7. RevStu says:

    So let's be clear – when you lot play Street Fighter, what you're normally focusing your vision on is your character's left heel? Because that's the bit your thumb's over.

  8. RevStu says:

    As close to scale as I can get:


  9. I wonder if a game has ever had an invisibull in it. :/
    If not, then I would like to see one.

  10. Irish Al says:

    This is a great list as I've just recently gotten an iPad. All the games I've tried work well  with their own control style – Jeff's trying some new methods with his shooters, the driving games are fine with the tilting, turn-based RPGs are fine. Don't know if I'd like them as much on an iPhone … I have a Droid phone but emulators aside the gaming is pretty shite thus far.

  11. Dumpster says:

    I have to say that I do agree with your main point – the Ipod and Iphone are excellent games machines and the variety of games (and pricing) is the reason I won't be buying a 3DS, and my other handhelds have not been touched in ages.
    But I NEED buttons.  I play games like Mr Driller, and find my finger has slid slightly too far to the right, so when I need to move left, I'm actually in the centre zone, and can't get my head around my why character is not moving.
    Even the brilliant Parsec drives me up the wall as my finger slips below the screen area, to be just above the home button, at those crucial moments when the games getting exciting.
    I'd give anything for a little slide-out tray with a D-Pad and buttons on it.

  12. Lave says:

    I'm going to copy and paste this from the comments thread to the 3DS Street Fighter review. In short: I think the iPhone version of Street Fighter is the most innovative SF ever made. I also think it has the definitive controls. It may be the muscle memory of touch gaming starting to match over a decade  with the analogue stick – but I genuinely love it. And play it over the 360 version – even when sitting in front of the TV.

    "I think this review's comments about comparing 3DS games to the iPhone's missing a few crucial points. Firstly the iPhone has a version of Street Fighter IV. And it costs £2.99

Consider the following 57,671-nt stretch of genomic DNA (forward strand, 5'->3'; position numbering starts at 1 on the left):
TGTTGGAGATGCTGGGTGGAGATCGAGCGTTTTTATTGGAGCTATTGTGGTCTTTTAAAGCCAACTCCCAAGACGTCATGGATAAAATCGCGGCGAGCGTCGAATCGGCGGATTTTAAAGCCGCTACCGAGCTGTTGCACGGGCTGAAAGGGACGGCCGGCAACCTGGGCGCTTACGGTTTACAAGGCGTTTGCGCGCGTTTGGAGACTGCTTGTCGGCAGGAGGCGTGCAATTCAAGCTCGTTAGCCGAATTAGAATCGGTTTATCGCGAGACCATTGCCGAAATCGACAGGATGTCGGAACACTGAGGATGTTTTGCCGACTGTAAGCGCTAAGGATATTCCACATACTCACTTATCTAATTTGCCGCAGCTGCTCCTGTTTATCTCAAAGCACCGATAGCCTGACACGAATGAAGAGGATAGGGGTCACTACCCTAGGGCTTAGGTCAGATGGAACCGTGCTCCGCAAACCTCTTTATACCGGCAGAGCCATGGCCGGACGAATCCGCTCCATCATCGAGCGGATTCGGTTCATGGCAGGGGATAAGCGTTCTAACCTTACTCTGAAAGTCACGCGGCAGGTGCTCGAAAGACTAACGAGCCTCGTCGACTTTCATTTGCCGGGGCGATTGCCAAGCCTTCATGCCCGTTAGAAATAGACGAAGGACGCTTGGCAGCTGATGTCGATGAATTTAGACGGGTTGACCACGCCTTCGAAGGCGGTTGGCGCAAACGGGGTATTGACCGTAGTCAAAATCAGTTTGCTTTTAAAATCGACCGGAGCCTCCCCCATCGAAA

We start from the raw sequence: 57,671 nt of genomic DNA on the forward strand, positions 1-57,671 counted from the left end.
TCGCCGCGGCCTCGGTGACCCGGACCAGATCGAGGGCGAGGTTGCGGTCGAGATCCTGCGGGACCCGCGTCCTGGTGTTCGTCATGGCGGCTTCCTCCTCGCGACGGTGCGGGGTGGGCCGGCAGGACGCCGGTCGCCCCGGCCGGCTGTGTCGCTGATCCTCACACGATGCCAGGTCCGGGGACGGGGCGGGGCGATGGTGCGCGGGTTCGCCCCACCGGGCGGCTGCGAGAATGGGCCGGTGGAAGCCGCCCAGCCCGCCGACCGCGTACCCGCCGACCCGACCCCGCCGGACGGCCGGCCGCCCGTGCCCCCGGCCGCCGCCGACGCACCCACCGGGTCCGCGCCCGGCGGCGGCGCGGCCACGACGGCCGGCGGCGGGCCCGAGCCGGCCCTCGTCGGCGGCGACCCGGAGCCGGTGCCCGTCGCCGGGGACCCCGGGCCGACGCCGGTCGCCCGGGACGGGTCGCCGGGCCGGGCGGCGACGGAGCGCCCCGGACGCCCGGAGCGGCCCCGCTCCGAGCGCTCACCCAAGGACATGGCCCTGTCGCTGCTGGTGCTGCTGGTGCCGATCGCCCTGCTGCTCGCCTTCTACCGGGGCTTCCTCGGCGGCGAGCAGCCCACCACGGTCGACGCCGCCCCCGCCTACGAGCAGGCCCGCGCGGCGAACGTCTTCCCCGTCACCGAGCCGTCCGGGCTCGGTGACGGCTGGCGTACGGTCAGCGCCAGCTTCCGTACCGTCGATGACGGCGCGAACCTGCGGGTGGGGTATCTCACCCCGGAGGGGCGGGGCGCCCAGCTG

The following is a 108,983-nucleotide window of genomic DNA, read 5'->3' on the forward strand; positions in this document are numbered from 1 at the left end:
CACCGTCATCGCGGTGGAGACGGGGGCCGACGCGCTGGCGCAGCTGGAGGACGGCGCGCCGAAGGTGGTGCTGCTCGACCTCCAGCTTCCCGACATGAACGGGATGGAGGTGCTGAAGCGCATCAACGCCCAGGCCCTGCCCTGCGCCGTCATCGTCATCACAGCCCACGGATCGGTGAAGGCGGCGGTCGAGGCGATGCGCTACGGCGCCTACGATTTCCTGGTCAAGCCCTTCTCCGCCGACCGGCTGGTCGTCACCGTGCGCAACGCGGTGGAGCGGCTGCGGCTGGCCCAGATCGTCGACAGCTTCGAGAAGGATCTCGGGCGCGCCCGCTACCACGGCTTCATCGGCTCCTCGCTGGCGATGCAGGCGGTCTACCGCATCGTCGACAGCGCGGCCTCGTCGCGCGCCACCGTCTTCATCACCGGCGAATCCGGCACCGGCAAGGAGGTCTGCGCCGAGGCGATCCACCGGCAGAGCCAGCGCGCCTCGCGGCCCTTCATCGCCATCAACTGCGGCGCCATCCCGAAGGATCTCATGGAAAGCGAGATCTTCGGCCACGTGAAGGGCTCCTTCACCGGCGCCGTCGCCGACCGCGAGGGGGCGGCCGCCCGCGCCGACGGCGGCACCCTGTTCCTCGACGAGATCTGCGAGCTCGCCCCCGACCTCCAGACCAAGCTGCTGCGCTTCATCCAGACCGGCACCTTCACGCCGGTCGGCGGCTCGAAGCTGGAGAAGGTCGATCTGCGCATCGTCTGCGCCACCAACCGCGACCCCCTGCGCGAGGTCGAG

Now like most people who read Eurogamer, I laughed heartly at the idea of playing SF on a touchscreen and never bought it. 

    Till they put it on sale for 59p. 

    And you know what? It is *brilliant*. Firstly it controls superbly. Maybe I'm finally building the muscle memory to compare with the decade I've been using analogue sticks or the twenty years I've been infront of arcade sticks, or maybe Capcom just nailed it. Either way I have no problems at all with the controls. I really can't emphasise that enough. 

    In fact I find shoryukens far far easier to pull off with the touch screen. Zig-zags and Quarter circles are natural gestures for the screen and work great. 

    The second big revelation with the iOS version is the fact that knowing that the hardcore would never touch it Capcom felt happy to experiment. The controls are paired down. 1 punch button; 1 kick button; 1 special button; and 1 focus button. In addition tapping the appropriate (filled bar) pulls off your super or ultra combo. 

    Its a crazy but it took an iphone game to make the game about the actual tactics of when to use each move rather than if you can input them. I have SFIV for the 360 and it has nothing on the iPhone version. It boggles my mind that I think that. But I do. 

    The game is tremendous, and I'm very happy that some of the revolutions that were introduced into the iPhone version have made it to the DS version. Although I do think that the 3DS implementation seems a step back. I would go as far to say that the new iOS controls should be an option for the 4 face buttons on the 360/PS3 – they work that well.